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Carolyn Baldwin: One of the most common problems I’ve seen commissions encounter is to issue decisions without proper findings. What often happens is that a developer comes in and makes a lot of representations upon which the planning board relies in approving a plan, but that never get out of the minutes and into findings or conditions of approval. Because of that, things can come back to haunt the commission.
Representations are made such as, “Oh, of course we’ll do this,” and “Of course we’ll do that.” Unless those conditions are set forth very specifically in the approval, there’s nothing to nail the developer down with. And he says, “Oh, well, I didn’t really intend to do that.” You’ve got problems if you end up in court, and try to say, “This was one of the conditions of approval and it wasn’t met; therefore, he’s got to do it or we’re going to pull his bond,” or whatever the case may be. I think that’s one of the problems that I’ve seen loom up most often. The same thing happens when a commission denies something, but fails to make proper findings….
Richard Lehmann: The problem I’m most worried about these days is planning commissions pre-judging matters coming before them. It’s a difficult situation because planning commissioners have opinions on things — some have very strong opinions — and some are members of various neighborhood or citizen organizations. That’s, in part, how they got to be planning commissioners. People at a commission hearing will also demand that the planning commission find a way to kill a project. I’ve heard that kind of testimony twice in just the past two weeks. At one of the hearings (I was serving as counsel to the planning commission), a member of the audience said it was my duty to find a way to kill the project, and make it stick. …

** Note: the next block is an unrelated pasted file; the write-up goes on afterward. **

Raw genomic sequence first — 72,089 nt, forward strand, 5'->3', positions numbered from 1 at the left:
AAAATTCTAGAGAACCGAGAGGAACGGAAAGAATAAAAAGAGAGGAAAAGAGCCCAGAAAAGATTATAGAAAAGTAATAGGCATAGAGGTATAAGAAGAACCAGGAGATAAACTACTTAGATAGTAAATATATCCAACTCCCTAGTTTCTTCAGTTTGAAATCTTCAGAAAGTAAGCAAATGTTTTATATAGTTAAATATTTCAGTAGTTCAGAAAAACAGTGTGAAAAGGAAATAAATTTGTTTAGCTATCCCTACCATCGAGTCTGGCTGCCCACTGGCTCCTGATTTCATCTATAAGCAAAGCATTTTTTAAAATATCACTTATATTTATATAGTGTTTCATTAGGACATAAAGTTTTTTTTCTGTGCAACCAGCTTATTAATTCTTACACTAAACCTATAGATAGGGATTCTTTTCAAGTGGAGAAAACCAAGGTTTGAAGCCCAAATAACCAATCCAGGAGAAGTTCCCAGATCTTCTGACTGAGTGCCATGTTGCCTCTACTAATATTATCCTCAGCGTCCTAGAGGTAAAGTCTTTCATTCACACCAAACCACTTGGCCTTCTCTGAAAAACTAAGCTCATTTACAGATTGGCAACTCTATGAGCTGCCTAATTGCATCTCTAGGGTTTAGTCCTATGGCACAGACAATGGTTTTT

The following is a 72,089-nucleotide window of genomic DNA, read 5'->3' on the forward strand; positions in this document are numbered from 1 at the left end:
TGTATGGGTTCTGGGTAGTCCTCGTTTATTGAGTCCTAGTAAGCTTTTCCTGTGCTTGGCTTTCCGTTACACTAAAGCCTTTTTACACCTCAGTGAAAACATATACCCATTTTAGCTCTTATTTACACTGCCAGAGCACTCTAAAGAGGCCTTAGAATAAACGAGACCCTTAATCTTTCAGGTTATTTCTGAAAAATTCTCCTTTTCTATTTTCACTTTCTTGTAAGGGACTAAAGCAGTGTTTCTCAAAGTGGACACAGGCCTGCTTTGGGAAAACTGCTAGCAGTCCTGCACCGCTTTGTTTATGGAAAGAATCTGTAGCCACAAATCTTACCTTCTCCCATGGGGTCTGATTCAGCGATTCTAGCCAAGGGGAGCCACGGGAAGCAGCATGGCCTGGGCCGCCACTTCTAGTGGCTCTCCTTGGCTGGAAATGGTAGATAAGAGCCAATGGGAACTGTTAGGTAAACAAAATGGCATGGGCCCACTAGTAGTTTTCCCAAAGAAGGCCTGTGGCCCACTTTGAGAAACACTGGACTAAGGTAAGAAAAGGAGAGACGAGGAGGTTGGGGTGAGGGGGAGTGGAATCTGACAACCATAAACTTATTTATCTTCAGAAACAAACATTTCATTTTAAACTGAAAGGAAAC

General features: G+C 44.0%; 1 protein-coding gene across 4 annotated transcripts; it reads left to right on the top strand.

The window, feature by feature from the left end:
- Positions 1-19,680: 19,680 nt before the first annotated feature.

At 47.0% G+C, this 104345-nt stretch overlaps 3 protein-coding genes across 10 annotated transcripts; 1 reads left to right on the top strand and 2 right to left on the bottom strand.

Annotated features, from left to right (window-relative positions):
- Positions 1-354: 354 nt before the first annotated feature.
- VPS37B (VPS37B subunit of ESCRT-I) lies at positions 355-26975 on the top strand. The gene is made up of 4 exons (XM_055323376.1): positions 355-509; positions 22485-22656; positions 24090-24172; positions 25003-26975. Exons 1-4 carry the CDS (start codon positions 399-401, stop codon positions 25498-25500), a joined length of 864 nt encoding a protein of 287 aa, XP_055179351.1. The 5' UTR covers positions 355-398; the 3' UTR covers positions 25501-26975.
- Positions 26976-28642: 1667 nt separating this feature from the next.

Neil Lindberg: Another frequent problem I’ve encountered is when the applicant gets an indication that the application isn’t going to be accepted as it’s proposed, and in the middle of the review process the application is tweaked a little to make it conform to what the applicant perceives is wanted, but also is something he or she can live with. So you can get continuous modifications to an original application. It is very difficult for the public to keep up with the changes.
Carolyn Baldwin: I agree with you, it’s very unfair when neither the planning board nor the public have a chance to review anything until the night of a meeting, and you try to figure out what it’s all about and how you should respond to it. We’ve had some developers whose favorite trick is to come in with a plan 15 days in advance, as required by our state statute, and then march into the hearing and say, “Oh well, those plans aren’t good anymore. Here’s a whole new set.” I advise planning boards to say, “Uh-uh, we either decide on what you submitted 15 days in advance like you were supposed to, or come back when you do it right.”
Neil Lindberg: Right, withdraw and start over. It’s very hard in some small towns for that to happen, but I agree with you, that’s what should happen.
I’ve also seen staff reports delayed until the day of the meeting. The planning commission hasn’t had a chance to read them, so staff makes an oral report and says, “Well, we’ve been working with the applicant, and we suggest that this be approved because it conforms to X/Y/Z.” I think the time frame in which that occurs should be slowed down a little so the planning commissioners, and the public, can keep up with the changes that may be occurring to a project. …
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